I'd imagine that one of the more difficult tasks for a financial spy would be to break through security to glimpse the draft of Tuesday's earnings report from security card printer Fargo Electronics
So without breaking any laws, what can we tell you about tomorrow's earnings news? Well, for starters, we can say that analysts aren't looking for anything too surprising. Three months ago, the company predicted that earnings per diluted share would fall somewhere between $0.18 and $0.21. Analysts translated those numbers into slightly more optimistic ones, with a guesstimate that Fargo would produce a bit less than $22 million in sales for the quarter and earnings from $0.19 to $0.21 -- with $0.20 being the consensus target.
Assuming Fargo lives up to everybody's expectations -- its own and analysts' alike -- that will mean about an 11% increase in per-share profits. Nice, but hardly extraordinary, given that the revenue expectations call for a 10% gain over the results from Q3 2004. Actually, it would be a considerable letdown after the company's strong performance year to date. In the first half of fiscal 2005, Fargo transformed similar revenue growth of 13% into 40% growth in diluted earnings per share.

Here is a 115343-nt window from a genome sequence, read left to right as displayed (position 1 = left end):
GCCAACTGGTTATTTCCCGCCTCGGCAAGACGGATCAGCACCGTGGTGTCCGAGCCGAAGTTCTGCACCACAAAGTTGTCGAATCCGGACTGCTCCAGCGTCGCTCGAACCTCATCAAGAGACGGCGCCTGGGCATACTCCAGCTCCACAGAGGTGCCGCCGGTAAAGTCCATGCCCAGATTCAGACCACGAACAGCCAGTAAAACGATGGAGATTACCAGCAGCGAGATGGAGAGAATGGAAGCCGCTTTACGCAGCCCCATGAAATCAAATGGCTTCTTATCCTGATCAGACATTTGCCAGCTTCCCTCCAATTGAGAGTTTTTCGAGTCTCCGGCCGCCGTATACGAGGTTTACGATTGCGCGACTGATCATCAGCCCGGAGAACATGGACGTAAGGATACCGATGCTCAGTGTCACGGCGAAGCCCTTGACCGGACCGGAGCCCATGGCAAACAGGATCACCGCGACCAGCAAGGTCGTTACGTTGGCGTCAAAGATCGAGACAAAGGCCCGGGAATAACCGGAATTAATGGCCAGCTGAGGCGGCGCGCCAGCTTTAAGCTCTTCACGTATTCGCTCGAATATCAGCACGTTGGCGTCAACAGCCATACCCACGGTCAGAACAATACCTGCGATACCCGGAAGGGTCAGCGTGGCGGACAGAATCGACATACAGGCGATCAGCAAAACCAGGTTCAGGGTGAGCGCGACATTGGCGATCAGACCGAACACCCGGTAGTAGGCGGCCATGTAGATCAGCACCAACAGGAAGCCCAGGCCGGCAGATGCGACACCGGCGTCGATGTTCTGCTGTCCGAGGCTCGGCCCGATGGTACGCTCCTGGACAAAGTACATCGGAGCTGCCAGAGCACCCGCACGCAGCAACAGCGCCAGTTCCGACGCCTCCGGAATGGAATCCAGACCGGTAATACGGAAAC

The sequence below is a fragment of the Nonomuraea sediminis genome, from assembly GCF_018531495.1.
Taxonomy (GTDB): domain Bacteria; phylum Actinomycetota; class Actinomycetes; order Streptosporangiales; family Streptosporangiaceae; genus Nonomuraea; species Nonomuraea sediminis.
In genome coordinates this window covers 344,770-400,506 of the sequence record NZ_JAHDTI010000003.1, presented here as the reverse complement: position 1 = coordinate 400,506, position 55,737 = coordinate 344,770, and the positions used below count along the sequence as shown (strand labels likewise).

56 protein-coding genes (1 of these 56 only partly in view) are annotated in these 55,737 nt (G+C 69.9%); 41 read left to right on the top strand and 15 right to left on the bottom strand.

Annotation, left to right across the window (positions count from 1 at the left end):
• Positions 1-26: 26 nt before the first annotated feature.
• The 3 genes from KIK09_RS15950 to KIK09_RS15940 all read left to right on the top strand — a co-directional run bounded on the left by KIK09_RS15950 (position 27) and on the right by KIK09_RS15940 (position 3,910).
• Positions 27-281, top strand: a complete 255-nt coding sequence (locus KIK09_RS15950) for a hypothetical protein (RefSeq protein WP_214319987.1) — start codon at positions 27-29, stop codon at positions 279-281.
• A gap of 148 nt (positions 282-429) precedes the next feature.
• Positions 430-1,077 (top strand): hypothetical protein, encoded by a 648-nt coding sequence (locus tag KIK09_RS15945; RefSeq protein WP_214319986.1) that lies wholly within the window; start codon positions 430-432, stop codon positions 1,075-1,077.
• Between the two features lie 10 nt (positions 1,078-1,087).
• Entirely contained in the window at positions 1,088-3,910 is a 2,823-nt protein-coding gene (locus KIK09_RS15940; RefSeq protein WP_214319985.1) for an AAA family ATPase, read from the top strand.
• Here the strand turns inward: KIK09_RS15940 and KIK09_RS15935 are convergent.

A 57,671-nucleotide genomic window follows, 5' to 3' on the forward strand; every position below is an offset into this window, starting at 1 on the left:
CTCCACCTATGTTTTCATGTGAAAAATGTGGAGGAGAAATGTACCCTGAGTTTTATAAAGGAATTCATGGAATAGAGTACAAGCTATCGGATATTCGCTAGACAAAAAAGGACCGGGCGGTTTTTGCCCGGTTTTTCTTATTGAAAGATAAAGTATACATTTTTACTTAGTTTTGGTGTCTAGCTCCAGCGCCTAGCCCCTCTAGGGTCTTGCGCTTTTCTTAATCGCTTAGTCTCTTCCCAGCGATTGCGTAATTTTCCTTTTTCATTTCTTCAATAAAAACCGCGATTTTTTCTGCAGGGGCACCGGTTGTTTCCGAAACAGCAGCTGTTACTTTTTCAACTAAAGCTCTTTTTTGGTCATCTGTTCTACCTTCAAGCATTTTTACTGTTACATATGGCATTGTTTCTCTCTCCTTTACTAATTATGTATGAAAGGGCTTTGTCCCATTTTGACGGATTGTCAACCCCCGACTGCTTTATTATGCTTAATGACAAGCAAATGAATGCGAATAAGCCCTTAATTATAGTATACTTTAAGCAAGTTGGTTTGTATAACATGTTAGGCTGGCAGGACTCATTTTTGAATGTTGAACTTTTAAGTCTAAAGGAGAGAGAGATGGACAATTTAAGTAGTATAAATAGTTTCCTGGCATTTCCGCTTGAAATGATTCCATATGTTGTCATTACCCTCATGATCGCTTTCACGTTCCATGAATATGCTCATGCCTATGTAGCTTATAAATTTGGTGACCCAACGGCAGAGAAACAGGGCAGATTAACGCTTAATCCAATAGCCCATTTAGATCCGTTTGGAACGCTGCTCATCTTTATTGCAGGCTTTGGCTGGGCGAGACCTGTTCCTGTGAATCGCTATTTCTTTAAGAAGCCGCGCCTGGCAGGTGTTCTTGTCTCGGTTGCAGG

But while tomorrow's GAAP results may not be terribly exciting, the real story at Fargo could well be its free cash flow. As we noted last quarter, the company has done a good job of increasing its free cash flow at least as quickly as it has upped earnings through the first six months of the year. It's also producing more cash than its GAAP earnings suggest. On the other hand, most of the company's year-on-year increase in free cash flow came in Q1 rather than Q2, when it actually declined.
But that could change. Last quarter, Fargo managed to keep its inventory increases down to just 4% year over year, despite increasing sales at twice that rate. On the collections front, Fargo actually knocked 7% off of its accounts receivable. If the company can maintain those trends, I'd expect free cash flow to revive again in short order.
Finally, in related news, Fargo competitors Zebra Technologies
For more on Fargo, read:
The Motley Fool has kicked off its ninth annual Foolanthropy campaign! Nominate your favorite charities on our Foolanthropy discussion board through Nov. 1. For guidelines on what makes a charity Foolish, visit www.foolanthropy.com .
Fool contributor Rich Smith does not own shares in any company named above.